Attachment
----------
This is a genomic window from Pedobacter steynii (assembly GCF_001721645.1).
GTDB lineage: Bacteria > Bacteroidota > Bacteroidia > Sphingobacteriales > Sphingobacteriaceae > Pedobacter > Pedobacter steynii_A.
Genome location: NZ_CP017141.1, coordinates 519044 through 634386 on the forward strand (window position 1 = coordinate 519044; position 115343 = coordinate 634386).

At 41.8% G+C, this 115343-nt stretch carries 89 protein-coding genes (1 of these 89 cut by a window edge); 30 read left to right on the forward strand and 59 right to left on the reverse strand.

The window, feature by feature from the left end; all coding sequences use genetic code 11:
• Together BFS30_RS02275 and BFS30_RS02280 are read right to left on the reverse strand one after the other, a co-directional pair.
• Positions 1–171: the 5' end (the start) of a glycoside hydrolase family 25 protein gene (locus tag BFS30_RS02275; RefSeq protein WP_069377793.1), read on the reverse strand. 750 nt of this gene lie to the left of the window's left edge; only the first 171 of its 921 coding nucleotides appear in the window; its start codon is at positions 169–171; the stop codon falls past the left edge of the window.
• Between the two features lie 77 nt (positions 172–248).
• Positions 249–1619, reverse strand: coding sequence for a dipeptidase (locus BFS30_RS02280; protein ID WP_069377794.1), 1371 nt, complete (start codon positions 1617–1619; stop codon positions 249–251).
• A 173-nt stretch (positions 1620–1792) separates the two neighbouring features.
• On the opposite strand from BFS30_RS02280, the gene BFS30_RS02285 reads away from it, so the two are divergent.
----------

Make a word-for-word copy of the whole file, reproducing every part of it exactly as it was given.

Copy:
This is a genomic window from Pedobacter steynii (assembly GCF_001721645.1).
GTDB lineage: Bacteria > Bacteroidota > Bacteroidia > Sphingobacteriales > Sphingobacteriaceae > Pedobacter > Pedobacter steynii_A.
Genome location: NZ_CP017141.1, coordinates 519044 through 634386 on the forward strand (window position 1 = coordinate 519044; position 115343 = coordinate 634386).

At 41.8% G+C, this 115343-nt stretch carries 89 protein-coding genes (1 of these 89 cut by a window edge); 30 read left to right on the forward strand and 59 right to left on the reverse strand.

The window, feature by feature from the left end; all coding sequences use genetic code 11:
• Together BFS30_RS02275 and BFS30_RS02280 are read right to left on the reverse strand one after the other, a co-directional pair.
• Positions 1–171: the 5' end (the start) of a glycoside hydrolase family 25 protein gene (locus tag BFS30_RS02275; RefSeq protein WP_069377793.1), read on the reverse strand. 750 nt of this gene lie to the left of the window's left edge; only the first 171 of its 921 coding nucleotides appear in the window; its start codon is at positions 169–171; the stop codon falls past the left edge of the window.
• Between the two features lie 77 nt (positions 172–248).
• Positions 249–1619, reverse strand: coding sequence for a dipeptidase (locus BFS30_RS02280; protein ID WP_069377794.1), 1371 nt, complete (start codon positions 1617–1619; stop codon positions 249–251).
• A 173-nt stretch (positions 1620–1792) separates the two neighbouring features.
• On the opposite strand from BFS30_RS02280, the gene BFS30_RS02285 reads away from it, so the two are divergent.